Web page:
Successfully reported this slideshow.
We use your LinkedIn profile and activity data to personalize ads and to show you more relevant ads. You can change your ad preferences anytime.
Bringing	Balance	to	Our	Success	
May	11-12,	2016	
Radford	University
TILC	2016	Schedule	at	a	Glance	
Wednesday,	May	11,	2016	
6:00	to	8:00	pm	 Preconference	Social	and	Poster	Session	
McConne...
The	Innovative	Library	Classroom	2016:	Bringing	Balance	to	Our	Success	
Radford	University,	Radford,	VA	
	
	
Thursday,	May...
3	 #TILC2016	–	Winner	of	the	2016	Beta	Phi	Mu	Conference	Support	Award	
	
Keynote	|	Thursday,	May	12,	2016,	9:00	am,	Davis...
The	Innovative	Library	Classroom	2016:	Bringing	Balance	to	Our	Success	
Radford	University,	Radford,	VA	
	
	
Posters	|	Wed...
5	 #TILC2016	–	Winner	of	the	2016	Beta	Phi	Mu	Conference	Support	Award	
	
Balancing	Theory	and	Practice:	Using	the	ACRL	Fr...
The	Innovative	Library	Classroom	2016:	Bringing	Balance	to	Our	Success	
Radford	University,	Radford,	VA	
	
	
Writing	on	th...
7	 #TILC2016	–	Winner	of	the	2016	Beta	Phi	Mu	Conference	Support	Award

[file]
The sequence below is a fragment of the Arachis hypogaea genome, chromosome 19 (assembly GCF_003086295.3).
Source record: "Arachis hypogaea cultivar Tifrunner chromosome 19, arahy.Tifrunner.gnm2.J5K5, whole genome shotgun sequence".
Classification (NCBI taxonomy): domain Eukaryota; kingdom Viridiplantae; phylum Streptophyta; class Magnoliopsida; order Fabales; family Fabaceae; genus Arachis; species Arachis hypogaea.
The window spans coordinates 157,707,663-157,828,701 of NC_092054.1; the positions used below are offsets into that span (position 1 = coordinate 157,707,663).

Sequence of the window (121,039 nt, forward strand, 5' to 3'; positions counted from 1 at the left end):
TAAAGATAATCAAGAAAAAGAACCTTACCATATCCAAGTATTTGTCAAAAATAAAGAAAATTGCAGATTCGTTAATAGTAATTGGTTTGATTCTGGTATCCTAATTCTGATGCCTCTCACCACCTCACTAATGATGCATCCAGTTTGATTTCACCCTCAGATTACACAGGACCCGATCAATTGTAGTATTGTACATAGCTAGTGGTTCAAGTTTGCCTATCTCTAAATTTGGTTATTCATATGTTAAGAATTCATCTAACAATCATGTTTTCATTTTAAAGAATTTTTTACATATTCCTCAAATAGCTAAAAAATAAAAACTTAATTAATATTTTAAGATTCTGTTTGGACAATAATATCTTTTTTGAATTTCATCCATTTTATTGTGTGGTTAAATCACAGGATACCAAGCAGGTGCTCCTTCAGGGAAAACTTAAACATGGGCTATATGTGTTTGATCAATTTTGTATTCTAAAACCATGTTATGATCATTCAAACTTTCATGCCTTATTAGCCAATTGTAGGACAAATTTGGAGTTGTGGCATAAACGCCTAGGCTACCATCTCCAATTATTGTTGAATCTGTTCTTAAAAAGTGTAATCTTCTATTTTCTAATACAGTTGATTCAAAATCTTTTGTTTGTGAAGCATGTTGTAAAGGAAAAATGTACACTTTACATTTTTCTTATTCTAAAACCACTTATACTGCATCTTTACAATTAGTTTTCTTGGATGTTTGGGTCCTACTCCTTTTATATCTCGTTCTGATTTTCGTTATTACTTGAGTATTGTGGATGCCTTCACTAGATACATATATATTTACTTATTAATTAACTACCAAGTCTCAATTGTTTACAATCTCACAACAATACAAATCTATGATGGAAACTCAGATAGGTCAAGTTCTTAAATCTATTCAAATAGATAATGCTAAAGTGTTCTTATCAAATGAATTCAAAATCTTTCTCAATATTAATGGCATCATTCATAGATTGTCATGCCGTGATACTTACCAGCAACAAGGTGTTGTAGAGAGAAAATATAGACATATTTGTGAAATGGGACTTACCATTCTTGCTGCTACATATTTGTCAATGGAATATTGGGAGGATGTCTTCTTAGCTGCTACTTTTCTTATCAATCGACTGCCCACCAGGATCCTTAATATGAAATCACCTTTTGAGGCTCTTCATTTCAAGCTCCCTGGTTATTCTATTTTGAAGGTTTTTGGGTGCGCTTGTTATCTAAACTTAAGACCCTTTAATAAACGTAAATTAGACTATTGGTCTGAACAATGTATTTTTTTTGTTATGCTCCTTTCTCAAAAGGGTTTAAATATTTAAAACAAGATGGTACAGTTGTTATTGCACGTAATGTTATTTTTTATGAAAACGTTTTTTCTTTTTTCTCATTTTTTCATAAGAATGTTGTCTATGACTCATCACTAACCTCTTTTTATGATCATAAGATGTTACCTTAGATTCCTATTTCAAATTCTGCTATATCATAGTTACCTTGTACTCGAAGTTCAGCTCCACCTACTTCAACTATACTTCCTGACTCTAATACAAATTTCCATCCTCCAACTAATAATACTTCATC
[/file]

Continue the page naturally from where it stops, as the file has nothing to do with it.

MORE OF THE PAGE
What	Has	Twitter	Done	for	You	Lately?	Encouragin...
The	Innovative	Library	Classroom	2016:	Bringing	Balance	to	Our	Success	
Radford	University,	Radford,	VA	
	
	
Presentations...
9	 #TILC2016	–	Winner	of	the	2016	Beta	Phi	Mu	Conference	Support	Award	
	
Reframing	a	General	Education	Course:	A	Case	Stu...
The	Innovative	Library	Classroom	2016:	Bringing	Balance	to	Our	Success	
Radford	University,	Radford,	VA	
	
	
Finding	a	Bal...
11	 #TILC2016	–	Winner	of	the	2016	Beta	Phi	Mu	Conference	Support	Award	
	
In	Person,	Online	and	In	Between:	Finding	Balan...
The	Innovative	Library	Classroom	2016:	Bringing	Balance	to	Our	Success	
Radford	University,	Radford,	VA	
	
	
Embracing	the...
13	 #TILC2016	–	Winner	of	the	2016	Beta	Phi	Mu	Conference	Support	Award	
	
Lightning	Talks	|	Thursday,	May	12,	2016,	3:30	...
The	Innovative	Library	Classroom	2016:	Bringing	Balance	to	Our	Success	
Radford	University,	Radford,	VA	
	
	
Creating	Lear...
15	 #TILC2016	–	Winner	of	the	2016	Beta	Phi	Mu	Conference	Support	Award	
	
TILC	Thanks	its	2016	Conference	Sponsors		
	
Ba...
The	Innovative	Library	Classroom	2016:	Bringing	Balance	to	Our	Success	
Radford	University,	Radford,	VA	
	
	
TILC	Conferen...
17	 #TILC2016	–	Winner	of	the	2016	Beta	Phi	Mu	Conference	Support	Award	
	
	
Thank	you	for	attending	the		
3rd
	Annual	Inn...
TILC 2016 Program
Upcoming SlideShare
Loading in …5
×

TILC 2016 Program

476 views

Published on

Program for The Innovative Library Classroom 2016 held at Radford University on May 11-12, 2016.